A full clinical assessment, including disability and adverse events, was completed by researchers blinded to the treatment protocol. Assessment of disability using Kurtzke's Expanded Disability Status Scale (EDSS)14 was performed at admission for relapse treatment and compared with prerelapse disability, as well as with disability at days 7 and 30 after initiation of IVMP administration. The severity of the acute episode was assessed by the change in disability according to
ΔEDSSseverity=(EDSS at relapse before treatment)−(EDSS at prior remission)
The change in clinical status after treatment was calculated by
ΔEDSStreatment=(EDSS post‐treatment at day X (7 or 30))−(EDSS at relapse before treatment)
Adverse events were evaluated by patient interview and a specific questionnaire.
The patients' preference for future treatment regimen was assessed at the termination of the study. We used the following 5‐point preference scale: (1) strong preference for daytime treatment; (2) moderate preference for daytime treatment; (3) indifferent; (4) moderate preference for night‐time treatment; and (5) strong preference for night‐time treatment.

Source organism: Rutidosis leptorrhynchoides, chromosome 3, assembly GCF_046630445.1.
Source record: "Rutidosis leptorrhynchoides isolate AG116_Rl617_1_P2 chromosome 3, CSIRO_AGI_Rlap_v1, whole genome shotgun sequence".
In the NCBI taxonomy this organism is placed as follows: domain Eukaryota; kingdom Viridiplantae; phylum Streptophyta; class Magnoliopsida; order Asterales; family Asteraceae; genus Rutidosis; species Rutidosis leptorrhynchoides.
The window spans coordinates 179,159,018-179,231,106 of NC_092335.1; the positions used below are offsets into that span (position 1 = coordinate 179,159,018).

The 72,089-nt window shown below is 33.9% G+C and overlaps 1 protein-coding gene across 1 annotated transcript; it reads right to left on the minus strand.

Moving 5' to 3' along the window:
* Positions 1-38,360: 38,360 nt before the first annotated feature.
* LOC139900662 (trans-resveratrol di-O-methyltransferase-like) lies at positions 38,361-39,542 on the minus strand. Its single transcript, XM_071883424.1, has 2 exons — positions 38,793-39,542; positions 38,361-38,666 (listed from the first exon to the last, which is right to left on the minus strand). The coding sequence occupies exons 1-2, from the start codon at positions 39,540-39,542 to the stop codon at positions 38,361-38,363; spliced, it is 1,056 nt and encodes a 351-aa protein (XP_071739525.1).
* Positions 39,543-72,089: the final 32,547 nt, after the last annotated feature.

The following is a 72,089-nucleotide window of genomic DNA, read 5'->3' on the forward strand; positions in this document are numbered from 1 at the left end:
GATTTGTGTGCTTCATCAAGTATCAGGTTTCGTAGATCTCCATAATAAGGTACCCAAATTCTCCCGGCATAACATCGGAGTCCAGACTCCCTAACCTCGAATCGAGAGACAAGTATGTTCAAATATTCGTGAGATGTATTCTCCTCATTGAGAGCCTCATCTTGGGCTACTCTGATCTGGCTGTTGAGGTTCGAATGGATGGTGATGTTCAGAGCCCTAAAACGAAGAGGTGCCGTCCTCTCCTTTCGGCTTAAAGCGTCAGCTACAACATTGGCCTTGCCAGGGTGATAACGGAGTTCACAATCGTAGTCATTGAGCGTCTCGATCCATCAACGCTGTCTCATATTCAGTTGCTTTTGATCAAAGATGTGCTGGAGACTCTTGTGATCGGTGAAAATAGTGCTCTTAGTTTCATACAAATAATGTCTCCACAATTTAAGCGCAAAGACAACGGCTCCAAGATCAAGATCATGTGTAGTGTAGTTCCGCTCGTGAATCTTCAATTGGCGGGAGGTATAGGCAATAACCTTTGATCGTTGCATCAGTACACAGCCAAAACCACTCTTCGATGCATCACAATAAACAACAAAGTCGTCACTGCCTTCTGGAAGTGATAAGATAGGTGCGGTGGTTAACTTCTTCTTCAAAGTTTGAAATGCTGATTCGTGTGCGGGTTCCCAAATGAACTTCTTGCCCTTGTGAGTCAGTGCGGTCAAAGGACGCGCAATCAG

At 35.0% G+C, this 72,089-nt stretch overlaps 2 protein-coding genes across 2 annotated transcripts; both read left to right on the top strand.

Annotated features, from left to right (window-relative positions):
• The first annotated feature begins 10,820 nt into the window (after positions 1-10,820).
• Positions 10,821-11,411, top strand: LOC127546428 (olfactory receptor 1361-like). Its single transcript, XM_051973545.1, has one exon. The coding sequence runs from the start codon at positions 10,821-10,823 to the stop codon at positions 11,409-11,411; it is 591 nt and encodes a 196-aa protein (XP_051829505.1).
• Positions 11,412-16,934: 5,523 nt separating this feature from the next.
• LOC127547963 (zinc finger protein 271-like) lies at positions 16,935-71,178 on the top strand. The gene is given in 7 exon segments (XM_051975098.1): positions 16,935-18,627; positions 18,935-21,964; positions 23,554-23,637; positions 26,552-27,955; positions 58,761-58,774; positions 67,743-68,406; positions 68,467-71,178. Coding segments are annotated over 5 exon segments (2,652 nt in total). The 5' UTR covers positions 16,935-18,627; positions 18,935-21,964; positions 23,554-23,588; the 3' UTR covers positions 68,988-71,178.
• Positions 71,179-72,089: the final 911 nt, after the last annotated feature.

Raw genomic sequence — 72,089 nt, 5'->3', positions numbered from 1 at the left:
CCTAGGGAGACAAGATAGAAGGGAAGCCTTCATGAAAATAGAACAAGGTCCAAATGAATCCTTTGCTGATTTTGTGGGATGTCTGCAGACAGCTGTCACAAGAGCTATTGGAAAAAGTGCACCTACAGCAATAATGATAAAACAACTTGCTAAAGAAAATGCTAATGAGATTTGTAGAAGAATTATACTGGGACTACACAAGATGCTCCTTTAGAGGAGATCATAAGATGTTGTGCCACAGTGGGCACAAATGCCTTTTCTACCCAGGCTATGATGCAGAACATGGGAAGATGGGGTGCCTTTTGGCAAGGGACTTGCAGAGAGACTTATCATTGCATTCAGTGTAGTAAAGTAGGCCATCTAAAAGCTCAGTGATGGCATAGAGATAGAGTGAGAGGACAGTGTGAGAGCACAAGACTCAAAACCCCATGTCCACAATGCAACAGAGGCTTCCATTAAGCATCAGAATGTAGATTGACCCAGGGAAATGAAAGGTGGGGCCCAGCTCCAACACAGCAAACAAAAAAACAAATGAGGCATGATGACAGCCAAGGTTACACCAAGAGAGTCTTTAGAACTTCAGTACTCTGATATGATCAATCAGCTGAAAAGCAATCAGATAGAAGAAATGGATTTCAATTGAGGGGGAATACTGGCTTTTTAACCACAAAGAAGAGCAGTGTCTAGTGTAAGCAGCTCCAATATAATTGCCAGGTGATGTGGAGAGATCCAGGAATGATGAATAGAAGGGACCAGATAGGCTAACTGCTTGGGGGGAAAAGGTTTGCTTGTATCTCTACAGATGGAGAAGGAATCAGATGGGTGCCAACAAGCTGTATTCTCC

Paired comparison of baseline clinical parameters and clinical outcomes after daytime versus night‐time treatments for the same patient was performed using Wilcoxon's signed rank test. The patients' preferences were compared by χ2 test for goodness of fit. For all analyses, p<0.05 were considered significant.
In all, 17 patients (11 women) enrolled in this study, receiving alternating daytime or night‐time glucocorticoid treatment for consecutive multiple sclerosis relapses. The clinical and demographic baseline parameters of the patients at daytime versus night‐time IVMP treatment were not significantly different, including mean (standard deviation (SD)) age (35.4 (13.3) years in daytime v 35.1 (13.3) years in night‐time treatment groups), disease duration (4.44 (2.9) years in daytime v 4.17 (2.56) years in night‐time treatment groups) and disease activity, measured as the number of steroid courses in the year before the study. Mean (SD) EDSS at the remission period before the relapse episode in both groups was similar (3.88 (1.55) v 3.55 (1.32) in daytime and night‐time treatment groups, respectively). Mean (SD) EDSS at relapse before initiation of treatment was not significantly different for the patients between the daytime and night‐time treatment groups (6.1 (1.4) v 6.5 (1.4), respectively). However, the mean (SD) severity of the acute episode (measured by ΔEDSSseverity) was slightly higher in the night‐time group (ΔEDSSseverity=2.68 (0.58)) than in the daytime group (ΔEDSSseverity=2.26 (0.79); p=0.046). The time from the onset of symptoms of the relapse to initiation of glucocorticoid treatment was similar, with an average of 10 days in both treatment groups.